“OSM and the BLM have many complementary responsibilities with respect to mining and the reclamation of mine lands, and it makes sense to explore how we can bring the best out of the two bureaus as they carry out their statutory responsibilities,” said BLM Director Bob Abbey. “Examining new organizational structures can be challenging, but we must be open to new ideas and new ways of thinking about how to make government work better.”
OSM oversees State surface coal mining regulatory programs and develops new tools to ensure the states and tribes administer their programs effectively. The Office’s 525 employees are located at the Headquarters in Washington DC and throughout three regional offices — Appalachian, Mid-Continent, and Western.
The BLM manages more land – over 245 million acres – than any other Federal agency. This land, known as the National System of Public Lands, is primarily located in 12 Western states, including Alaska. The Bureau, with a budget of about $1 billion, also administers 700 million acres of sub-surface mineral estate throughout the nation. The BLM’s multiple-use mission is to sustain the health and productivity of the public lands for the use and enjoyment of present and future generations. The Bureau accomplishes this by managing such activities as outdoor recreation, livestock grazing, mineral development, and energy production, and by conserving natural, historical, cultural, and other resources on public lands.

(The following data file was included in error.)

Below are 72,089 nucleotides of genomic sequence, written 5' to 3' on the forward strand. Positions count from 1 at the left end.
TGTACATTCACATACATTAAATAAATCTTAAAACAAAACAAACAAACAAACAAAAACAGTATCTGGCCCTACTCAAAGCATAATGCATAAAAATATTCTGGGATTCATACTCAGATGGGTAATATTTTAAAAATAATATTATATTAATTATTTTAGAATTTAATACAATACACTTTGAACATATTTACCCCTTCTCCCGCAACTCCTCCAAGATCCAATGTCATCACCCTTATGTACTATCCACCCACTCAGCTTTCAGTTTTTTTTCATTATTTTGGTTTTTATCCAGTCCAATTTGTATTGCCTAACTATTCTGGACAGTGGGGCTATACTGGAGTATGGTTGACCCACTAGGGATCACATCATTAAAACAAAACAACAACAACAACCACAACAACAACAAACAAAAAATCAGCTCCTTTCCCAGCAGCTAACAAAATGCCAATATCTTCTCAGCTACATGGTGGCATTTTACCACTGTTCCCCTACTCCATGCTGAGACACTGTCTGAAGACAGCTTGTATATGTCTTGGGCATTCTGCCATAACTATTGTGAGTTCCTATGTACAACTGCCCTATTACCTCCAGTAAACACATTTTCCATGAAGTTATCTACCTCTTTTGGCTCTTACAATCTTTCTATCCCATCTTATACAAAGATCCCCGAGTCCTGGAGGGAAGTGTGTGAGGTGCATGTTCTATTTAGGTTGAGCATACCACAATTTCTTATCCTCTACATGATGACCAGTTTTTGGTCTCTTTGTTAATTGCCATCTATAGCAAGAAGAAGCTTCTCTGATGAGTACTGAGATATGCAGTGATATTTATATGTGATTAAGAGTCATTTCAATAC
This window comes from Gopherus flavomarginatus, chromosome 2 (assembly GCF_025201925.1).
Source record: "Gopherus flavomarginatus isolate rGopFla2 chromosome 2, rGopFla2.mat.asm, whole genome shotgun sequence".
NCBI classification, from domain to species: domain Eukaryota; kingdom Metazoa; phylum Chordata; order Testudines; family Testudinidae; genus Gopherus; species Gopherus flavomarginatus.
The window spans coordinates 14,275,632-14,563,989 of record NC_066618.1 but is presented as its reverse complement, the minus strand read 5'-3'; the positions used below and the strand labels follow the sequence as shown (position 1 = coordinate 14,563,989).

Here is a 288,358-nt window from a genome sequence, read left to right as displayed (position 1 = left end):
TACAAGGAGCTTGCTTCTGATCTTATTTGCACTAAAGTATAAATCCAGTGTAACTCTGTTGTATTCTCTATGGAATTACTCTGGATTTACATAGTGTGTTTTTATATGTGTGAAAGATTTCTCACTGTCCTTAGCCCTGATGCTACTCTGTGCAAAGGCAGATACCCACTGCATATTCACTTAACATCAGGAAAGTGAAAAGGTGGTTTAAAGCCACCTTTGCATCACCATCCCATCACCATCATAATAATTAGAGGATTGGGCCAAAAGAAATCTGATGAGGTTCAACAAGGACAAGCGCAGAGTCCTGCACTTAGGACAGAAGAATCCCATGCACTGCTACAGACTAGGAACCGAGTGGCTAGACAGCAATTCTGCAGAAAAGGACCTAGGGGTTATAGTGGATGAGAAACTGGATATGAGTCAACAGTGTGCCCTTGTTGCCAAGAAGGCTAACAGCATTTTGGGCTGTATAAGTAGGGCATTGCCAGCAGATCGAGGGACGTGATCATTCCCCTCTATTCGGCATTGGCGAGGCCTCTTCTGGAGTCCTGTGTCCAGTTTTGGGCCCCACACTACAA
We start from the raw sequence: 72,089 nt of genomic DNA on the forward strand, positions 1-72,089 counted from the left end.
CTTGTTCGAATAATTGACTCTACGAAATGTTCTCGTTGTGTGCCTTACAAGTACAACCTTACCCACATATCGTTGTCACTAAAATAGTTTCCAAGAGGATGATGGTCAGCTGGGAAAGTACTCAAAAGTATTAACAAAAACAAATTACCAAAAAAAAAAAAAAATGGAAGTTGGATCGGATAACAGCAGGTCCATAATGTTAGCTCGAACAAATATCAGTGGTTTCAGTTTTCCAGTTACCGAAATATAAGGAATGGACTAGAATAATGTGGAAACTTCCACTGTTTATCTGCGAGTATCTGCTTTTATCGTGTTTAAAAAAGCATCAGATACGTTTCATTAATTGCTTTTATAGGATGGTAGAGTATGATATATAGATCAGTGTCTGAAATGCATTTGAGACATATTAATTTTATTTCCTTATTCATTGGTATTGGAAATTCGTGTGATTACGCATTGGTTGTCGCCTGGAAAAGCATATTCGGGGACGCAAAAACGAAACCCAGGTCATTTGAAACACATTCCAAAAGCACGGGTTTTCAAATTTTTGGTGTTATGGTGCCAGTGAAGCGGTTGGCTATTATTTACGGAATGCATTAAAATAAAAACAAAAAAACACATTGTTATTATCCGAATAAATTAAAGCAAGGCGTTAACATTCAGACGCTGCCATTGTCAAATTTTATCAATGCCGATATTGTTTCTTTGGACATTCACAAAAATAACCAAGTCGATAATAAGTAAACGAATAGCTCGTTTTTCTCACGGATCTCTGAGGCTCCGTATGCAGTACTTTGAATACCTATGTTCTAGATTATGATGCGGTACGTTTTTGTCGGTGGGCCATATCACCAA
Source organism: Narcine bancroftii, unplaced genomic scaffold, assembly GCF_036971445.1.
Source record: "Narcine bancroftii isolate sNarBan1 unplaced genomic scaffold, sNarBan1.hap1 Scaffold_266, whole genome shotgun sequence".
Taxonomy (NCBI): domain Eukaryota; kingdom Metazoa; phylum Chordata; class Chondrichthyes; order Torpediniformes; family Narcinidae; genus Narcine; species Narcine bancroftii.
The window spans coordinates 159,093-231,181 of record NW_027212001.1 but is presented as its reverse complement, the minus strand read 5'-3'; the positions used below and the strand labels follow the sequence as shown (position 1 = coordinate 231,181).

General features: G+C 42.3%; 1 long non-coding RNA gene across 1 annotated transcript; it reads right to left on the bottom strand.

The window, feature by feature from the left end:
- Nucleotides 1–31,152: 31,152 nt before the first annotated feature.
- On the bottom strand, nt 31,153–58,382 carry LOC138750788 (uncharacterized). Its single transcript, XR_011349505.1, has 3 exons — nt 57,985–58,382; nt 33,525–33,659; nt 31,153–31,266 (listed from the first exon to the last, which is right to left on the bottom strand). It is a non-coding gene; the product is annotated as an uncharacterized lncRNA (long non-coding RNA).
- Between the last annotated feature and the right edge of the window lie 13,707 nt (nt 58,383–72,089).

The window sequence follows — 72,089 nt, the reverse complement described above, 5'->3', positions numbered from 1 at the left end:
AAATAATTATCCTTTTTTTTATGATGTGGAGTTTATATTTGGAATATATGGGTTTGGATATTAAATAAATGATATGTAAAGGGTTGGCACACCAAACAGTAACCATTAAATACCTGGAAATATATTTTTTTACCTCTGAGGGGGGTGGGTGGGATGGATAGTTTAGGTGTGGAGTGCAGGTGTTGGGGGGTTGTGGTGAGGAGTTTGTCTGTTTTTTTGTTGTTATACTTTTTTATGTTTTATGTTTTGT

Click HERE for the Memorandum on the OSM-BLM reorganization and HERE for the Secretarial Order.
Click HERE for a Q & A document.